This is until Robinson finds the footprint of a man on the shore. At first, he believes it’s the devil, but then he figures it must be a cannibal he has heard lives nearby. Scared for his life, he is always on edge about them finding him. He ends up taking extreme measures for his safety, he takes his goats underground at night into his cellar and even figures out how to cook there. Another shipwreck comes to shore one day but the ship is empty by the time he gets to it. He thinks he is safe but soon begins finding human remains on shore; the cannibals have had a feast. Once again, he is afraid for his life. He comes across thirty cannibals on their way to the shore. Their prisoner escapes from their grasp and comes toward Robinson, who saves his life by killing the cannibals with his guns or scaring them away. The savage says he will dedicate his life to Robinson for freeing him. He is named Friday because of the day he broke free and he becomes Robinson’s servant.
Robinson comes to see Friday as an uplifting and bright fellow; he takes on some English words and basic concepts of Christianity from him. In return, from Friday Robinson learns about how the cannibals who held him prisoner are one faction of many and they would never eat one of their own, only their enemies. Robinson also finds out from Friday that the shipwrecked people from the ship on shore are still alive, they were rescued by the cannibals. They are Spaniards who are living close by. Friday is wanting to go back home to his family and Robinson is sad at the thought of losing his only friend. He then ponders on going to join the Spaniards but Friday says he wants to die instead of losing Robinson. They build a boat together to go to where the cannibals live. They are shocked when 21 cannibals show up at their doorstep first. They come with three prisoners, and together Friday and Robinson defeat the cannibals. One of the prisoners is a Spaniard, whom they let go and one turns out to be Friday’s father. They go back to where Robinson lives and take shelter and sustenance. Robinson makes preparations for the four of them to live together from then on. Robinson and Friday stay behind and the other two get on a canoe to see more of the land nearby.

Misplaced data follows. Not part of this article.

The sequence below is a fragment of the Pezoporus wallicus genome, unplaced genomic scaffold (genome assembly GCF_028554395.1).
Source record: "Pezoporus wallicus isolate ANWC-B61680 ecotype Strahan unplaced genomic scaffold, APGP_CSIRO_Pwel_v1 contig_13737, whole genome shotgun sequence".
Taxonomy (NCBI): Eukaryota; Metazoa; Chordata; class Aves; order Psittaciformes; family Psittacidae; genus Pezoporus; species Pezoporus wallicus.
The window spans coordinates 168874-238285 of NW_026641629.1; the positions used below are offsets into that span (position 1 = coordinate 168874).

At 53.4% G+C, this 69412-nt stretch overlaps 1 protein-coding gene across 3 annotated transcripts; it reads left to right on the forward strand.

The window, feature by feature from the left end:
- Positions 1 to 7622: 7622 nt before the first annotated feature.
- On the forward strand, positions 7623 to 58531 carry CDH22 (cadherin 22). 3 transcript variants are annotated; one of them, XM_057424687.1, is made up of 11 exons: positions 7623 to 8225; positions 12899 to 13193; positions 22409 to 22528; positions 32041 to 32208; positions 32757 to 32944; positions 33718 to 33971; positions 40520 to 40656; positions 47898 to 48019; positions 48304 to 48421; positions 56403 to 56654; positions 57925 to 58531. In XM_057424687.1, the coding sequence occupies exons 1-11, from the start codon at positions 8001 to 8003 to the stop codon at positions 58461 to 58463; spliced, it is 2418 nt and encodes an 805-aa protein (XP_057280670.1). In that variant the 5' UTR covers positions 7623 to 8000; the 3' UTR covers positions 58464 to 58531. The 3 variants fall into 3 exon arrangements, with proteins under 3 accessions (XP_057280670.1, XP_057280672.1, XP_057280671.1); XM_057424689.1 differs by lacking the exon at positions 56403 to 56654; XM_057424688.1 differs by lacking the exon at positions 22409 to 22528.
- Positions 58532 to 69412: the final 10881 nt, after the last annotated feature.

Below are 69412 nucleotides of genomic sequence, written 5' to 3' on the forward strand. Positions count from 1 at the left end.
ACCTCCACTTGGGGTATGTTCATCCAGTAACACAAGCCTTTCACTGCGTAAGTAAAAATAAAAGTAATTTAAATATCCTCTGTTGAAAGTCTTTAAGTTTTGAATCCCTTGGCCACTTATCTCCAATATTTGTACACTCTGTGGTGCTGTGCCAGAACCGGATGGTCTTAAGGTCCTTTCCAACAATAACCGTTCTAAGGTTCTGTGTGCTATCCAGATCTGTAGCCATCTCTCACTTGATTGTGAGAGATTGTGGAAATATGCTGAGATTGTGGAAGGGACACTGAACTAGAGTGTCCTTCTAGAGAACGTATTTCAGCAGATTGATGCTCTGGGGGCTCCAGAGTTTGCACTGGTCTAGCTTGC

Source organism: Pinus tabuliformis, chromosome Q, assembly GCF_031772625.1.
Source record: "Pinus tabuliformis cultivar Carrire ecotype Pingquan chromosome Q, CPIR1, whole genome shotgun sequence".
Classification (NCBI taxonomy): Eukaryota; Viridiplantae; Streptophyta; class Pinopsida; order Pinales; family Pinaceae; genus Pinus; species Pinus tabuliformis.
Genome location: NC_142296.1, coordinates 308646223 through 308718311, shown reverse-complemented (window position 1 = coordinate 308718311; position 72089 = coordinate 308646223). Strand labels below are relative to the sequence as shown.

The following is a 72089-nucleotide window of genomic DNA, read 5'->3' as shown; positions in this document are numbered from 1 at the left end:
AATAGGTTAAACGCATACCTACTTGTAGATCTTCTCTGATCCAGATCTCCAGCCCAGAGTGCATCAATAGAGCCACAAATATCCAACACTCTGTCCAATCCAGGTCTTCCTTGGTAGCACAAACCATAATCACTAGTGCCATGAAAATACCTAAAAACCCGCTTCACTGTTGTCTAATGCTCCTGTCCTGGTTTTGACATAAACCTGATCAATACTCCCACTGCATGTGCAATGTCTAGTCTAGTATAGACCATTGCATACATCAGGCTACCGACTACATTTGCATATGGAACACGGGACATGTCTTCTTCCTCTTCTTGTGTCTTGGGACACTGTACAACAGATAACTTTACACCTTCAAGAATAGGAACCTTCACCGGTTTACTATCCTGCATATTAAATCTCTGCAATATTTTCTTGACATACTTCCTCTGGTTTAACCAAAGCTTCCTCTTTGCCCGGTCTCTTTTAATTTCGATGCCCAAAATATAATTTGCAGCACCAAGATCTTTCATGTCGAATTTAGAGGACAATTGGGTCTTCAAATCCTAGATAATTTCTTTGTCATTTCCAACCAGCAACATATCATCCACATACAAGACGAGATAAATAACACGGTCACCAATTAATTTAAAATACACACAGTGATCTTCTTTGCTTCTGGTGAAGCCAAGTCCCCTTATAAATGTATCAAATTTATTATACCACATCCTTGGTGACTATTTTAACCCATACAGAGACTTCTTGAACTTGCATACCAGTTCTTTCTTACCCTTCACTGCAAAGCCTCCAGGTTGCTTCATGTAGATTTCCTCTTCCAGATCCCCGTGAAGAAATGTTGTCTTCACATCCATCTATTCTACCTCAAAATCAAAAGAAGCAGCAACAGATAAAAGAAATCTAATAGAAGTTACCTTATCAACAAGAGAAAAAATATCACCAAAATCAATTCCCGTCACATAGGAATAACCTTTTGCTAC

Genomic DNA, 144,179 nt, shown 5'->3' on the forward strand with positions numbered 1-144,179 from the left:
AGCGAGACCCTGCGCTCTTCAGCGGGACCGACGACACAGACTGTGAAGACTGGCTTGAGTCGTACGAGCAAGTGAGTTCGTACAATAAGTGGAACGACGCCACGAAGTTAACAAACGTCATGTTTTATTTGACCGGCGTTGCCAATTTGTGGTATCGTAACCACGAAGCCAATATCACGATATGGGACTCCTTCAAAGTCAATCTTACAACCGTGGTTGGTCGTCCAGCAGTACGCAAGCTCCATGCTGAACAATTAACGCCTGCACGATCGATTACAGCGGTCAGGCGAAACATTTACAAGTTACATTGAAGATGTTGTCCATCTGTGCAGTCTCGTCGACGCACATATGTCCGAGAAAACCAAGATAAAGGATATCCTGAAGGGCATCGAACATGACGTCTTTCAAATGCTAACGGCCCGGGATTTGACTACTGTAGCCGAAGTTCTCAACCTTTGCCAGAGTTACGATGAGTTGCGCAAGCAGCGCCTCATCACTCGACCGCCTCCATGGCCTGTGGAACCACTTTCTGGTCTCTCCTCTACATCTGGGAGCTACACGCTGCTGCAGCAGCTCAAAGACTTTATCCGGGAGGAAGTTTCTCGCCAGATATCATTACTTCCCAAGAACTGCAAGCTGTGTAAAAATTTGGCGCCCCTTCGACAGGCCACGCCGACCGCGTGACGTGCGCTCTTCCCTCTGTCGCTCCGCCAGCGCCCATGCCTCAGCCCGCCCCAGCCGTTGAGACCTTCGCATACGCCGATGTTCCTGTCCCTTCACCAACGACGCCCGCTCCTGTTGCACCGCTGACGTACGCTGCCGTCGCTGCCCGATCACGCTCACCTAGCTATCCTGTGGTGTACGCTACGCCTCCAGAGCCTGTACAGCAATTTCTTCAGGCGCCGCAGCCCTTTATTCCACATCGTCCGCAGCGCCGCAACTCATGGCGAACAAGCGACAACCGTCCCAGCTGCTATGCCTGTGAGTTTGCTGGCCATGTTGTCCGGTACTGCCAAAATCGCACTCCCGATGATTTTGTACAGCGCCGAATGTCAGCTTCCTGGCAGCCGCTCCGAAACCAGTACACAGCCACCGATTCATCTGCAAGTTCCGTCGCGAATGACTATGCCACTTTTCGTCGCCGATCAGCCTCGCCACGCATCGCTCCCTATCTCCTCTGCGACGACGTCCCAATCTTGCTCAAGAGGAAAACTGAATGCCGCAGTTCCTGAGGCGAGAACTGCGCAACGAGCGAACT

About a week later the pair notices an English ship coming to the island, which Robinson is wary of. 11 men approach the island, along with 3 prisoners on a boat. Two are left behind to watch the captives while nine go off to see the island. Friday and Robinson defeat the guards and set the prisoners free. One of them turns out to be the captain of the ship, taken prisoner after a mutiny. Robinson agrees to help the captain if he agrees to leave the island undisturbed and he also takes both of them back to England. To confuse and make them dizzy, Robinson and Friday shout to the rest of the crew from different places, and they run around and get tired. After this they approach the mutineers, offering the rest of the group freedom if they give up their leader’s life. The group agrees to this. The captain and Robinson act like the island is actually imperial land and that the crew is being sent to England to face their sentencing. They keep five of the men onshore while the rest are commanded to bring the ship. Once it’s done, Robinson almost collapses.
Over 27 years after he’s been shipwrecked, Robinson finally gets on a ship back to England. His family is dead besides his two sisters. The widow he left his money with has kept it safe all these years. He finds out his plantations in Brazil have done really well and are worth a lot of money. After selling his plantations he now has a large sum of money at his disposal. He gives some to the widow and some to his sisters. He settles down in the English countryside with his wife and three kids. When his wife passes, he goes out to sea once more.